At this week’s Bio-IT World Conference in Boston, genomic research is set to take center stage. With the rapid advancements in the field in the last decade, researchers are primed to deliver even greater progress in the near future.
“Since the inception of the Human Genome Project, this field has moved quickly,” shared David LaBrosse, NetApp Global Solutions Manager, Genomics. In part, LaBrosse attributes the remarkable achievements that researchers have accomplished to the significant funding the field has received from both public and private sources, and also to technologies specifically developed to support this type of data-driven research.
“While researchers have already created petabytes of data to advance our journey towards truly personalized medicine, they’re about to unleash a tsunami of data. The latest genomic sequencers can create terabytes of data a day and even the best funded research facilities are having a hard time processing, analyzing, managing, and moving this data to put it to work to deliver results,” LaBrosse commented.
Data mobility is a challenge both public and private sector research organizations face. Effective collaboration requires data movement between different researchers, institutions, and organizations. “Getting data out of silos into more flexible cloud services models is essential to the on-going success of genomic research,” said LaBrosse. Because genomic research is a global enterprise it is highly unusual for research to be conducted in just one country.
The field has been so successful in large part because it is collaborative, so institutions and private businesses are eager to continue to remove obstacles. “Each research organization is going to have its own methodology for data storage. While some data can be stored in a public cloud, because of the nature of the research, there’s still a distinct need for private clouds and on-premise storage. In the end, most will take a hybrid approach so they can leverage the security of private storage, while reaping the benefits of moving and sharing data in a cost-effective, secure, and compliant manner via cloud,” LaBrosse noted.
The compliance burden on researchers and healthcare providers isn’t getting any easier. Not only do companies, research facilities, and hospitals have to comply with HIPAA, HITECH and other in-country regulations, but when GDPR comes into effect later this month, there will be a new, global, level of responsibility for data handling. Moreover these regulations are coming into effect at the point that maintaining the identity of patient data is essential to achieving the ‘end goal’ of genomic research. “Genomic research accelerates the development of personalized therapies to advance and improve outcomes,” LaBrosse cites as an example. “There’s a need to maintain the identity of a patient’s genomic data to compare results to their electronic health record (EHR). However, the overlapping data sources can increase the risk of privacy and security breaches,” he shared.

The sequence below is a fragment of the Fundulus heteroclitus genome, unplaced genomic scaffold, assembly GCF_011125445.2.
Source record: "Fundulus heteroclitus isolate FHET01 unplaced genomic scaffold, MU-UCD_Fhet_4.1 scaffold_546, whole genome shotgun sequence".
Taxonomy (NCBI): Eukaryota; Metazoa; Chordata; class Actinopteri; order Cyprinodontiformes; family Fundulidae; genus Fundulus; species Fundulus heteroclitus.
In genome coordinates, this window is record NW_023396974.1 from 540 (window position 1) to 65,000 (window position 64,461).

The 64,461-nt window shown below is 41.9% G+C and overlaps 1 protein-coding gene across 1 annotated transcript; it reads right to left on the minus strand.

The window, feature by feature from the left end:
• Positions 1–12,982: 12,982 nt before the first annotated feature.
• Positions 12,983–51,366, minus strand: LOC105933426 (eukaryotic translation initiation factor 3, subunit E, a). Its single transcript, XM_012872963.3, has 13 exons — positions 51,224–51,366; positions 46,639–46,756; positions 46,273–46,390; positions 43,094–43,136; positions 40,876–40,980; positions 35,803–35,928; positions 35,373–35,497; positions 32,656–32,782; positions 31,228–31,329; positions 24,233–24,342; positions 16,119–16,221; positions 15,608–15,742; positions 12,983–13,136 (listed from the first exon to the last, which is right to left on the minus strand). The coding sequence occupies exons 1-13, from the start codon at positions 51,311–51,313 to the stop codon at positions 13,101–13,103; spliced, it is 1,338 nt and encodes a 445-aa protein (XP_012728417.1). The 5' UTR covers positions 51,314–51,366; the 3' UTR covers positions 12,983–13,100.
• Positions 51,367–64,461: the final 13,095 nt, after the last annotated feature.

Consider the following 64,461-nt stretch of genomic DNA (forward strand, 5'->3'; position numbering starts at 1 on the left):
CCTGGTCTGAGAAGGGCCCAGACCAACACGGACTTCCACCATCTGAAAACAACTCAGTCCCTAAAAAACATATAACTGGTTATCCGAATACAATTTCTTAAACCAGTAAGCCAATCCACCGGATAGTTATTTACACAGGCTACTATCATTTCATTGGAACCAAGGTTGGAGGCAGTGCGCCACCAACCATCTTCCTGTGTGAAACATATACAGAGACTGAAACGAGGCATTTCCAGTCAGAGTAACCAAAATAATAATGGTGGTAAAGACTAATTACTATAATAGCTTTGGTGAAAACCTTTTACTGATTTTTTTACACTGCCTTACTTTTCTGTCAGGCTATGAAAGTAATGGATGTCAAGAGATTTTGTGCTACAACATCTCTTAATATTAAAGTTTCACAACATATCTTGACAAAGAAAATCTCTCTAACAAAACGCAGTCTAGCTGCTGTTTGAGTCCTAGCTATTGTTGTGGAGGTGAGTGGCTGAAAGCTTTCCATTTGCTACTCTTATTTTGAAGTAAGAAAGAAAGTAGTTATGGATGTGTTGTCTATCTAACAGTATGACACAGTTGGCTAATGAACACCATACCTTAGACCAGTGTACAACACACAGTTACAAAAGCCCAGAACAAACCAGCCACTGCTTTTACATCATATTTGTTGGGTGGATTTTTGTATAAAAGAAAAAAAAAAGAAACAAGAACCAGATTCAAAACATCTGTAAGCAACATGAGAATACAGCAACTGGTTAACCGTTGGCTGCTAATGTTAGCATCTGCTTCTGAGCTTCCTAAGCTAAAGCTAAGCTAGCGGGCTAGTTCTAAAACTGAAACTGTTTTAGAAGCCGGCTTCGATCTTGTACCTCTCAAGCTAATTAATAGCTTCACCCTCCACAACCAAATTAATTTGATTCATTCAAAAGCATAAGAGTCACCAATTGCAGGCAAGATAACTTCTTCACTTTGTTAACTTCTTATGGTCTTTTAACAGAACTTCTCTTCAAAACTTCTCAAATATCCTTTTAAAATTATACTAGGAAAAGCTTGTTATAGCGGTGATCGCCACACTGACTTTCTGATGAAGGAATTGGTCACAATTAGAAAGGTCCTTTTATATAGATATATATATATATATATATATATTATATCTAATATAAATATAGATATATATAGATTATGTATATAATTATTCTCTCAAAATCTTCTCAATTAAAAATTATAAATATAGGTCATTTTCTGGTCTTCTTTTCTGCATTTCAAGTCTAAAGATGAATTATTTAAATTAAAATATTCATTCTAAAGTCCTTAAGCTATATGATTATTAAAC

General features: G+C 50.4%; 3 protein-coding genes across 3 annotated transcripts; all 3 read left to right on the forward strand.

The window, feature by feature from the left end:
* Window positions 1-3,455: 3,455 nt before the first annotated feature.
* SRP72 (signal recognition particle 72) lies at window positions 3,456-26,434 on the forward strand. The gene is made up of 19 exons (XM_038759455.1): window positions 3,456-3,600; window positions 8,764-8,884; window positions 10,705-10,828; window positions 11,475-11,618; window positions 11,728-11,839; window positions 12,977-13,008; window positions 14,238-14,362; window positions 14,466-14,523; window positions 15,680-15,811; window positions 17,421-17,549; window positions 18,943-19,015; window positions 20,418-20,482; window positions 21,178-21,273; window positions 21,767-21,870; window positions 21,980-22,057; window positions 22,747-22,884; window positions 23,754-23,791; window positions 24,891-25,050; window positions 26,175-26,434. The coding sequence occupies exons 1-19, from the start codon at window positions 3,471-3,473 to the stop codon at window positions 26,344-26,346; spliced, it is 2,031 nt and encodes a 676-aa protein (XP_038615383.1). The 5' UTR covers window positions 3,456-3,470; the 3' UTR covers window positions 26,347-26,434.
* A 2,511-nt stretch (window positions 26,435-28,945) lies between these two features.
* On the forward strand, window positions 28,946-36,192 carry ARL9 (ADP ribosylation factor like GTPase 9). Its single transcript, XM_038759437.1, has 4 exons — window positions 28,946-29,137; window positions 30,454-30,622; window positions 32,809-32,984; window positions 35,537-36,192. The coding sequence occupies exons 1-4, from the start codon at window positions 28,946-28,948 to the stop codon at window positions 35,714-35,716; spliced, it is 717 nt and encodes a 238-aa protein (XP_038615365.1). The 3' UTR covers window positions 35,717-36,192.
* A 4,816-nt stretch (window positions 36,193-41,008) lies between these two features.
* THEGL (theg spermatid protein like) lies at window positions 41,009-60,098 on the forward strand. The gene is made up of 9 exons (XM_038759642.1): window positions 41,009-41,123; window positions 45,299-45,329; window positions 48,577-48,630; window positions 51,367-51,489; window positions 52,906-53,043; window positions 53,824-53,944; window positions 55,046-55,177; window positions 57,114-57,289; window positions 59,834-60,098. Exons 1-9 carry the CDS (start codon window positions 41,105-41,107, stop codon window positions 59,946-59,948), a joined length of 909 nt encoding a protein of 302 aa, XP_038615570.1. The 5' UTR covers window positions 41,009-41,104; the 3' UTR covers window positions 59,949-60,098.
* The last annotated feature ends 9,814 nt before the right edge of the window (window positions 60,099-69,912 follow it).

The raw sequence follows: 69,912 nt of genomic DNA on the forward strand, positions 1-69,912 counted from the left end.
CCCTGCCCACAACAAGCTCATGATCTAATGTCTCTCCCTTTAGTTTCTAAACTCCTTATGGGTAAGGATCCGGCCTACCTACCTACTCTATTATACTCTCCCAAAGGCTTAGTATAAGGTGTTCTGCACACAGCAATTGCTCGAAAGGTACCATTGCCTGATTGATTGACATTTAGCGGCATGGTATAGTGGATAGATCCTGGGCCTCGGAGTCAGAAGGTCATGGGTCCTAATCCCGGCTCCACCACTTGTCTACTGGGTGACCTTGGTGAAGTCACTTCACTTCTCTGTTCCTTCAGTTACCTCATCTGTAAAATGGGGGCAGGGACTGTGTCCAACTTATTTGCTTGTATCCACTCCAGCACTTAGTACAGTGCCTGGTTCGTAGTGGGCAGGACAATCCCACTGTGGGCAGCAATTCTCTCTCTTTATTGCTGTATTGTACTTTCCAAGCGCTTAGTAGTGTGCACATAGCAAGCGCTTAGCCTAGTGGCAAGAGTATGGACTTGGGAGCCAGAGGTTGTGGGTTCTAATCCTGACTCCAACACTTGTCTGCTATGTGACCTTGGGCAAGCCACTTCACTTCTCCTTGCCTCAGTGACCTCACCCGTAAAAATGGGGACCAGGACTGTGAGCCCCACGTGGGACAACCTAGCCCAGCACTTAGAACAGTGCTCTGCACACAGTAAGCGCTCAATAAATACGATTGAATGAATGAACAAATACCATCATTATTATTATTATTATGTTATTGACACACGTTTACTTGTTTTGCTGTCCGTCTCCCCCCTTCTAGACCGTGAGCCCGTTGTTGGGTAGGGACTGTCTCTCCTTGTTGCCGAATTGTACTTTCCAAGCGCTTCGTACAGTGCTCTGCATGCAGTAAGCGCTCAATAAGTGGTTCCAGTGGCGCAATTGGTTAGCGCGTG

With these cautions in mind, LaBrosse is excited about where genomic research is today and how quickly it will be able to progress because of the equally rapid innovation in data management technologies. He credits the development of the NetApp Data Fabric as a key to managing data and making it mobile to meet the needs of researchers, where it acts like a connective tissue to enable mobility.
“To borrow an oft-used phrase in the health sciences community, the Data Fabric ensures that researchers and physicians can access the right data at the right location, at the right time, which is essential to delivering precision medical care,” LaBrosse concluded.
Want to continue to learn more about how data can be put to work to support groundbreaking research? You can catchup with David LaBrosse, the NetApp team and reseller partner, EchoStor Technologies, at Booth 323 on the show floor, or at Bio-IT After Hours @Lawn on D, Wednesday from 7-10pm.